Sunday, September 16, 2012

Kodak Ektanon 3 Inch f2 Projection Lens

This is the last of the few projection lenses that I will look at for a while.  I have always liked loved old Kodak glass, especially the cine lenses, but their earlier projection lenses, before those plastic ones on later models, are equally awesome.  I covered the 50mm f1.2 projection lens here, briefly.  This 3 inch (75mm) f2 is a bit longer, but with a smaller maximum aperture.  Due to its very slender and long design, it was difficult to make it fit in the focusing helicoid, until I found a lens mount from an unknown lens I dismantled.  Now you know why I keep so much junk around, because you never know when the parts could come in handy one day.  Below you will see how I mount the lens to the focusing helicoid, made from the Vivitar 2X teleconverter with macro focusing.

The original lens was longer. I cut the end so that it wont' hit the sensor. Click for larger.

With the lens mount. Lens mount has a 58-55mm step down ring, which will screw onto the helicoid. When the finished, I wrapped electrical tapes on the end part to prevent reflections hitting the sensor. Click for larger.

The whole 9 yards -  with Helicoid and lens hood. Note how many step-up/step-down rings were used. Butt ugly but works.

How does it perform?

Marvelous!  Optically, it reminds me of the Astro-Kino 65mm f1.5 projection lens, but sharper.  It also does not exhibit as much back ground swirl as the Astro, but is still noticeable. The Ektanon 3 inch f2 is the sharpest projection lens I have used.  It's insanely sharp at f2.  The color fringing is also very well controlled. Very happy with what it can do, but like the Astro-Kino 65mm f1.5, it covers only 16mm projection film.  In terms of image coverage, it actually has very little vignetting, but the corners are blurry, especially at infinity focus.  As bad as this sounds, it's also one of its unique signatures: slightly swirling backgrounds, blurry corners with extremely sharp center.  Below are some examples.

Tree Trunks - NEX-5N & Kodak Projection Ektanon 3 inch f2. Click for larger.

Tail Lights - NEX-5N & Kodak Projection Ektanon 3 inch f2. Click for larger.

Bokeh - NEX-5N & Kodak Projection Ektanon 3 inch f2. 


  1. Hello Yu-Lin,

    From reading your blog I know that you are very knowledgeable in the conversion of projection lenses for use on cameras. I have recently acquired a couple projection lenses and was hoping you would be able to give me some advice on how I should approach the project. The lens I am most interested in converting for use either on a nex or micro 4/3 system is a Bell & Howell 16mm 2 inch f/1.2. A JML Optical 56mm f/1.2 also came with the purchase.

    1. Hi Joan,

      You maybe disappointed to hear that the Bell & Howell 2 inch f1.2 lens is not workable on the NEX or Micro 4/3. The flange is too close to the film to achieve working focus distance. I have a few of these lenses I bought from a camera show and found that they don't work at all. Same issue with the Bell & Howell 2 inch f1.4. The JML 56mm f1.2 may work, but I don't have one so not really sure if it can be used and get infinity focus.

    2. Yea I am a little bit disappointed but I am so glad to find out before wasting a lot of energy tinkering with it. Just tried messing around with them hand held and looks like the bell and howell can only be used for macro... the JML doesnt look like it will focus to infinity either but can maybe be used for portraits so might try to play with that one a bit. Thanks so much for responding so quickly :)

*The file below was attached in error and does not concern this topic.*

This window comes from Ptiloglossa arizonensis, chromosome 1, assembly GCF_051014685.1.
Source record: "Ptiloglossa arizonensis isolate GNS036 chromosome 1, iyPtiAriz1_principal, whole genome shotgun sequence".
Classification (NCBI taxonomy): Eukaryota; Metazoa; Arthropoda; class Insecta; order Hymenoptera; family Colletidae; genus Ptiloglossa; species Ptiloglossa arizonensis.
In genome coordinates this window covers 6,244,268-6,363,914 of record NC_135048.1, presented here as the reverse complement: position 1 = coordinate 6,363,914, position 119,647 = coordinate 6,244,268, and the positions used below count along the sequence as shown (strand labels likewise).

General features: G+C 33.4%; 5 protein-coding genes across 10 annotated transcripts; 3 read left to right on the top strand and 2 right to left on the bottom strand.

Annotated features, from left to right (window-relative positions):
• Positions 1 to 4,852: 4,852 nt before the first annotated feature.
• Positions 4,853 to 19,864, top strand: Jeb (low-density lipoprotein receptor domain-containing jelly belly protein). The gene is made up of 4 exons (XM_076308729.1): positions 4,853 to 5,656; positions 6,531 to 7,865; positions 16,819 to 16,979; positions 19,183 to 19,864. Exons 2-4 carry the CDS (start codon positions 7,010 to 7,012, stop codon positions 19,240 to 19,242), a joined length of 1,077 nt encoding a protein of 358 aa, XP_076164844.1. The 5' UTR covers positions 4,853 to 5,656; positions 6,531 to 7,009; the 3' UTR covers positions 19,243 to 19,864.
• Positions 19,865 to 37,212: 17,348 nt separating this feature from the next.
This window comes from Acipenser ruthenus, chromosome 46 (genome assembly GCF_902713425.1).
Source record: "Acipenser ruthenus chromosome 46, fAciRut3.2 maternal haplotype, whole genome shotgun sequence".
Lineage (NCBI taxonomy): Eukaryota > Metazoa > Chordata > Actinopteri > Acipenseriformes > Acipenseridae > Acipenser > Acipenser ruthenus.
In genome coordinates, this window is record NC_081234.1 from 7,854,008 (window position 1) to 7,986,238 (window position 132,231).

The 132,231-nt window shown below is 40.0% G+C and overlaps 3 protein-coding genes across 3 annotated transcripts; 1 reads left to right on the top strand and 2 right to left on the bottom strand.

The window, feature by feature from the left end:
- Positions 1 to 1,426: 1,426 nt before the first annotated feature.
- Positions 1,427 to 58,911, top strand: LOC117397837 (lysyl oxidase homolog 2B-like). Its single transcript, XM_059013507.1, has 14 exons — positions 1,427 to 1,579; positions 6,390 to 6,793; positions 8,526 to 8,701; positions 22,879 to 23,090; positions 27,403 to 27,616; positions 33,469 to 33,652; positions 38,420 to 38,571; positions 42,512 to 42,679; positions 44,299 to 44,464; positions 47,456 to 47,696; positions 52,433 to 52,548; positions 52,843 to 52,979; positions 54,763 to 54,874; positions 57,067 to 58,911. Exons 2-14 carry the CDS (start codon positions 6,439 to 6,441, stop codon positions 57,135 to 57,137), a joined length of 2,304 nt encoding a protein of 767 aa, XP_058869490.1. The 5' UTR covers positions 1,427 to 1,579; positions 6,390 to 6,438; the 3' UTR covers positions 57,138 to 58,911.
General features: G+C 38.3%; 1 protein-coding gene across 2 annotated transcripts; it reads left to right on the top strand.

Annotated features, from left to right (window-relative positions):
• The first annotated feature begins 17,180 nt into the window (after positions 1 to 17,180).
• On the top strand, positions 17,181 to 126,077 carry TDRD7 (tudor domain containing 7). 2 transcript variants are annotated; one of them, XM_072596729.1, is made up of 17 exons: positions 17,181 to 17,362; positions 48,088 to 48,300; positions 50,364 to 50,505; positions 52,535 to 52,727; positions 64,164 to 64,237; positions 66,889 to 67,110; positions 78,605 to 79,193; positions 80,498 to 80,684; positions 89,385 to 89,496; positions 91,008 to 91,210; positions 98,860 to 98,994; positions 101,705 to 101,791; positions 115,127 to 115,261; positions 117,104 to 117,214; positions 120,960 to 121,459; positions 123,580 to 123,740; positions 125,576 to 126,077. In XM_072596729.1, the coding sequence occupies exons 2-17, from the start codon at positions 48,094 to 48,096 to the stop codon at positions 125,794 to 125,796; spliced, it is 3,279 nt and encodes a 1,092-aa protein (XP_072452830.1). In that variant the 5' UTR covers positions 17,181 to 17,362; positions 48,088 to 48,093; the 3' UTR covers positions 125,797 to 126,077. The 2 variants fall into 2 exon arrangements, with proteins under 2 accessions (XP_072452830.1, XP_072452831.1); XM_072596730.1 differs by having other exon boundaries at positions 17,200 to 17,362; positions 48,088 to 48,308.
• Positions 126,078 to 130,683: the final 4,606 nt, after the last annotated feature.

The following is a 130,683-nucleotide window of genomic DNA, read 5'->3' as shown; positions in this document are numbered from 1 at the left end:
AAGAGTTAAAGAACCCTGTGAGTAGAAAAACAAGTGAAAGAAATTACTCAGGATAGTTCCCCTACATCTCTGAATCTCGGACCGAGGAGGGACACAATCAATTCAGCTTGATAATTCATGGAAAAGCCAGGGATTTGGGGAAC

3. If you can find a Kodak Projection Ektagraphic 50mm f1.2, or a Kowa Eiki 50mm f1.2, they would work on both the Micro 4/3 and NEX. I like both of them and they produce very nice pictures. Plus, they are relatively inexpensive for such a large aperture. Good luck.

  2. cool will definitely keep my eyes peeled for those thanks again!

  3. How are you able to achieve the infinity focus on this.
    I have been trying with a f1.6 2 inch version, but having a difficult time of it.
    What distance is the lens from the sensor? I have not cut the end if the lens off, as you did.
    i have posted a link to my Flickr page, so you can see what I did so far.

    I am using it on a Sony NEX 5R.

    any help is most appreciated.

    love the site, and the photos.


    1. I never really measure the distance between the lens and the sensor. It's a try and error process, but you should get a good idea if the lens can reach infinity by putting the lens inside the helicoid and see how far it will go, and then hold it by hand and mount it to the camera and check for infinity focus. I think from your picture, the helicoid is the bottleneck. You probably can not push the lens close enough to the sensor, because the helicoid's rear opening is not large enough, or the lens baffle is too long and you will need to cut it as short as possible.

  4. sorry to bother you again.
    I have a question about the M42 to E mount adapters. apperantly there are 2 types, the regular one, and another that works with the helicoid and other modified lenses. which would you recommend that I purchase, from what you have seen of my modification.

    thank you,


    1. The M42 to E-Mount adapter you need is a very thin (usually 1mm) adapter, like this one I wrote about:, or this one:, first picture, the left most part is the M42 to E-Mount adapter.

  5. Thank you very much.
    I will be looking for a similar M42 adapter.

    From my first question, thank you again. With your suggestion I think I have it figured out.
    It looks like I will have to do a little more modification to the adapter I made so that the lens sits a few more millimeters inside the helicoid I made.
    Of course, if I do the modification to the lens mount on the helicoid, I might have to do this again,cutting the barrel,as you did.